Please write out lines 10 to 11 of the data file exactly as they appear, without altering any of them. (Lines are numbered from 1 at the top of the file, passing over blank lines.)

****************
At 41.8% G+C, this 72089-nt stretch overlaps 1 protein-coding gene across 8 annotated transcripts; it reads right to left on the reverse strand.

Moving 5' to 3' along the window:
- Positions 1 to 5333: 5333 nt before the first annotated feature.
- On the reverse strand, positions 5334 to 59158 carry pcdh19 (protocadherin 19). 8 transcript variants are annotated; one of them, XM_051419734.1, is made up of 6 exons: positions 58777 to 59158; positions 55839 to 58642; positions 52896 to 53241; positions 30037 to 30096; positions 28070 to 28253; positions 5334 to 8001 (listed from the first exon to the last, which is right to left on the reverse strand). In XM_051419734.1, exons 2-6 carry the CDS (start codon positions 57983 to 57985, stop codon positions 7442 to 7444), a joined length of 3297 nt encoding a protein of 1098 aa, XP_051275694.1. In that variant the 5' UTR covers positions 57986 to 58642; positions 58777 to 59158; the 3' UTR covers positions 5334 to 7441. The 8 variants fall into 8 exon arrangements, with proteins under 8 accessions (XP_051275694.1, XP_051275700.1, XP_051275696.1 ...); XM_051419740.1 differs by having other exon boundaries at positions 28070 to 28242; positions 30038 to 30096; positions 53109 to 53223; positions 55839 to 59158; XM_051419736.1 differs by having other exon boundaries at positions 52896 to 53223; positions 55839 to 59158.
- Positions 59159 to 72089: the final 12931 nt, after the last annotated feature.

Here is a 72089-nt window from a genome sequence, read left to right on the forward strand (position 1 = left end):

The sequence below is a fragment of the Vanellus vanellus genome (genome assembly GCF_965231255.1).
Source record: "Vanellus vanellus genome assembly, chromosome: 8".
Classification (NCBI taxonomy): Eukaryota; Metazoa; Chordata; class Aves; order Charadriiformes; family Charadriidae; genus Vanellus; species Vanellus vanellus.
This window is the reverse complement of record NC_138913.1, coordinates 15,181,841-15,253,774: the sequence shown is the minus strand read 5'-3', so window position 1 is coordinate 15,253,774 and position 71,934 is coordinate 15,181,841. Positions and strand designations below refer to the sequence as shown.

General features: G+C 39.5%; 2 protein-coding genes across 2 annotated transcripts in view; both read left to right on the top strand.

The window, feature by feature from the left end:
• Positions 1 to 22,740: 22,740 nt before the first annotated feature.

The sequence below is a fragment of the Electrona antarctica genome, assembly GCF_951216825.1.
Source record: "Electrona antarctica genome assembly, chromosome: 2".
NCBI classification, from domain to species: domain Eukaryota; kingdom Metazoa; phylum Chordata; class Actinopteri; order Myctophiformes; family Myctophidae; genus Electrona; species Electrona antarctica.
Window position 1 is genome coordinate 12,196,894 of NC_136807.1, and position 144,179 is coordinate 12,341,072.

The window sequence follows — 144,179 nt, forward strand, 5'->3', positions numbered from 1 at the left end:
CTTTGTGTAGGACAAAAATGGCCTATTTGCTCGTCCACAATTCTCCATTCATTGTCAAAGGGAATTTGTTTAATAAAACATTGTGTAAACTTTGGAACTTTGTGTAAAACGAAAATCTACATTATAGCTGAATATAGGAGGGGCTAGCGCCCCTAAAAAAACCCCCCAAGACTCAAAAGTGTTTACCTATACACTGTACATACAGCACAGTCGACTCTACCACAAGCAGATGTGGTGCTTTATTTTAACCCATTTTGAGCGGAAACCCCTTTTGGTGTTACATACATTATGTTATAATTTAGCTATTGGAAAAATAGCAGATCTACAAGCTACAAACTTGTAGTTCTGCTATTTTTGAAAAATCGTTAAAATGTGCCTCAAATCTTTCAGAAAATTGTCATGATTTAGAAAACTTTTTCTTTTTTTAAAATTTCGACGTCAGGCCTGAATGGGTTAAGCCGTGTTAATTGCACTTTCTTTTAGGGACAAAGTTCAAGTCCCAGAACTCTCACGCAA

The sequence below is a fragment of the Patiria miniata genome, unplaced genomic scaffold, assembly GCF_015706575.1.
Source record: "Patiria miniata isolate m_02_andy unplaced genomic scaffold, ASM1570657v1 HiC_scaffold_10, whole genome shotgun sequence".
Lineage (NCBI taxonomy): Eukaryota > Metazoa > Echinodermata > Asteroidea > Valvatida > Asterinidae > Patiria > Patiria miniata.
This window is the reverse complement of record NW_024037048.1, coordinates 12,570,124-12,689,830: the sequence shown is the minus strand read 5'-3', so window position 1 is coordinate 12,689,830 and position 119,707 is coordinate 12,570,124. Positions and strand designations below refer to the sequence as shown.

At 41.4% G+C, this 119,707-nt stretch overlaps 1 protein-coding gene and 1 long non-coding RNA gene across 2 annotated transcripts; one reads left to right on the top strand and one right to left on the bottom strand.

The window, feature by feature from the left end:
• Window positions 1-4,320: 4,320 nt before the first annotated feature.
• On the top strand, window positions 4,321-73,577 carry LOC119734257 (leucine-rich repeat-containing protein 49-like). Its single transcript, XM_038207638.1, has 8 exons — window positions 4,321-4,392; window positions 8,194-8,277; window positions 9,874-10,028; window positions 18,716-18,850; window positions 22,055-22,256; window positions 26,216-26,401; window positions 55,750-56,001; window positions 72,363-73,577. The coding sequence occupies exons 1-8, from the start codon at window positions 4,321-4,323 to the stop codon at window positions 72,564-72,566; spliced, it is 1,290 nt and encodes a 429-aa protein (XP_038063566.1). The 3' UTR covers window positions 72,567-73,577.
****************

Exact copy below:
This window is the reverse complement of record NC_138913.1, coordinates 15,181,841-15,253,774: the sequence shown is the minus strand read 5'-3', so window position 1 is coordinate 15,253,774 and position 71,934 is coordinate 15,181,841. Positions and strand designations below refer to the sequence as shown.

General features: G+C 39.5%; 2 protein-coding genes across 2 annotated transcripts in view; both read left to right on the top strand.